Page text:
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14 August 2023

Market Round Up

Economic data coming out of China last week pointed towards a fairly weak second quarter of the year, with gross domestic product (GDP) coming in below expectations. Similarly, Purchasing Manager Index (PMI) data, a measure of sentiment in the manufacturing and service sectors, indicated a prolonged contraction in manufacturing activity. Chinese leaders have signalled their willingness to implement domestic demand-inducing policies to help boost the economy, recognising the country’s slower than desired post-COVID recovery rate. Therefore, the question of whether China will reach its revised GDP growth target of 5% by the end of 2023 remains.

While the full extent of the fiscal package is yet to be seen, the focus looks to be on reinvigorating the property market by increasing the supply of affordable housing as the country continues to battle with affordability issues and wider headwinds. In the recent Politburo meeting, further measures were also announced including plans to boost demand across the automotive industry, particularly through supporting electric vehicle infrastructure, while also looking to provide aid to service sectors impacted by a slowdown in demand.

Despite the announcement being a step in the right direction for both the Chinese Government and the economy, many have viewed the package as disappointing, especially for investors who have been waiting patiently for some impactful news. Meanwhile, analysts have previously discussed how policymakers are unlikely to deliver any aggressive stimulus due to worries about growing debt risks. Although the announcement may have been slightly underwhelming, it didn’t stop investor optimism as China's leading indexes saw strong positive shifts in July.

In the UK, data from Halifax and Nationwide shows that average UK house prices declined in July, with the lenders reporting contractions of 0.3% and 0.2%, respectively. This is the fourth successive month marked by a fall in prices as demand begins to buckle under the current macroeconomic climate. High inflation and interest rates are the main culprits, with the latter rising to a 15-year high earlier in August, forcing mortgage lenders to follow suit with the average two-year fixed rate mortgage now above 6%. As a result, average monthly mortgage payments have increased significantly, discouraging many first-time buyers and causing the highest level of mortgage defaults since 2009.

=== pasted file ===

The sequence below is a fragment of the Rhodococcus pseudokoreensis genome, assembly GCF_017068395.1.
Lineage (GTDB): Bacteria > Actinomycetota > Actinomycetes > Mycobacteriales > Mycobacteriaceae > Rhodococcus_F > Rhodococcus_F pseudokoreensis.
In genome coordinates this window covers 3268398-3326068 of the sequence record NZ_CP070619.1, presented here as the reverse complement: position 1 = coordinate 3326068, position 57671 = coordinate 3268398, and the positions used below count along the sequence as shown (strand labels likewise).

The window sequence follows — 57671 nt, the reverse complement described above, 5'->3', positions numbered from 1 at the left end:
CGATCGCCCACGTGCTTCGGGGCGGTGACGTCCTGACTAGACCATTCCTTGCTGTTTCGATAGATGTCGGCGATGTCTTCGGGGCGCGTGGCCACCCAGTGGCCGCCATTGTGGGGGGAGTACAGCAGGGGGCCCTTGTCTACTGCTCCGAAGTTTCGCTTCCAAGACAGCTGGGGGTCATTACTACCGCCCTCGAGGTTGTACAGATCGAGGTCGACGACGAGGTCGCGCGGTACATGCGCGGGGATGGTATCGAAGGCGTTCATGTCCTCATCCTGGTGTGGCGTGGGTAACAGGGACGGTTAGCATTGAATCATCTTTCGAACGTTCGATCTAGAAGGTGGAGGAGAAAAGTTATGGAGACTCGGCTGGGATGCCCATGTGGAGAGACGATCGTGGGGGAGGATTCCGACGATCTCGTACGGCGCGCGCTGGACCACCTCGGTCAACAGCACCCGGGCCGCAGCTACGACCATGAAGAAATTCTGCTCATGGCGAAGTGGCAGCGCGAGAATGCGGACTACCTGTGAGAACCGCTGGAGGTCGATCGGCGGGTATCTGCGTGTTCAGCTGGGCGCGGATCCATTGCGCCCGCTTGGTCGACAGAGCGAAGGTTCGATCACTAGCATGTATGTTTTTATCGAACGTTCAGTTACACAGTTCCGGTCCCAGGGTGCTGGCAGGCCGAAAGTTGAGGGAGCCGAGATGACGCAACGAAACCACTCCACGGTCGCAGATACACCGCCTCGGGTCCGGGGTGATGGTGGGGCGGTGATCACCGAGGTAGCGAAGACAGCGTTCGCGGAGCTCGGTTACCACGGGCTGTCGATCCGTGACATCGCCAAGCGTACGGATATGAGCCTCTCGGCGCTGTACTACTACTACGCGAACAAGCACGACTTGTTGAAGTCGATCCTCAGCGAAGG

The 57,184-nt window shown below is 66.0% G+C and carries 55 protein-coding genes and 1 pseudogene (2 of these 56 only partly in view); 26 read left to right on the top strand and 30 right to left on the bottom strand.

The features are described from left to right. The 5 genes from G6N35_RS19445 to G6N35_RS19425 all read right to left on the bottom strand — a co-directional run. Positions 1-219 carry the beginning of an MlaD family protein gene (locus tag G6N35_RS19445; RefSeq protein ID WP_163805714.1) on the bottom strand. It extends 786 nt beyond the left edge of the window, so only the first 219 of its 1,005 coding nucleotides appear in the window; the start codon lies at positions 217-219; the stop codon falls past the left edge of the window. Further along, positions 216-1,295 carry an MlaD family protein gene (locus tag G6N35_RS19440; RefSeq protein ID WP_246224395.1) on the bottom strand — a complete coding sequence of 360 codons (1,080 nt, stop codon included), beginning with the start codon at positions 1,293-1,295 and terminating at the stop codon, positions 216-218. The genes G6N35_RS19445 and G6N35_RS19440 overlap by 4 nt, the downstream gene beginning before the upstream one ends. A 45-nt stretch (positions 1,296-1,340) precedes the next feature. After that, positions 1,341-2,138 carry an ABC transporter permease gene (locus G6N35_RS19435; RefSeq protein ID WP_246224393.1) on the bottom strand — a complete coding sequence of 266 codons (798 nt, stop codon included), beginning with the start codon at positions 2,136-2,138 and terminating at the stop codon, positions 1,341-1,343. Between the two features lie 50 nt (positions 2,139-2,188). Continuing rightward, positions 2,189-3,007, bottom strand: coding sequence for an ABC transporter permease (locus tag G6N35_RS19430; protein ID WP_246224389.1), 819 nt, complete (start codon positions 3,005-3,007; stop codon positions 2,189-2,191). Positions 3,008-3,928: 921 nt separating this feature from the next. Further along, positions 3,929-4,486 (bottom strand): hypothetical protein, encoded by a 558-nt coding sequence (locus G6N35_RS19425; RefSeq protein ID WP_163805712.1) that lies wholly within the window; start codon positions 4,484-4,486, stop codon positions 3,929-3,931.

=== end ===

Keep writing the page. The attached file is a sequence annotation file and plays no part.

Despite the gloomy tone, market experts deem the prospect of a sharp collapse in house prices unlikely, especially as fears of future interest rate hikes subside. Kim Kinnaird, Halifax Mortgage Director, remains hopeful in the housing market “which continues to display a degree of resilience in the face of tough economic headwinds”. Kinnaird points to high wage growth and a stabilisation of borrowing costs as the key factors keeping the price fall in check. Robert Gardener, Nationwide’s Chief Economist, also mirrors this sentiment, with the belief that “existing borrowers should be able to weather the impact of higher borrowing costs”.

Therefore, while there is a consensus that prices will continue to fall later into the year, the trend is unlikely to erase years of steady growth, with present prices still 19% above pre-Covid levels.

Please note that this communication is for information only and does not constitute a recommendation to buy or sell the shares of the investments mentioned. The value of investments and any income derived from them may go down as well as up and you could get back less than you invested.
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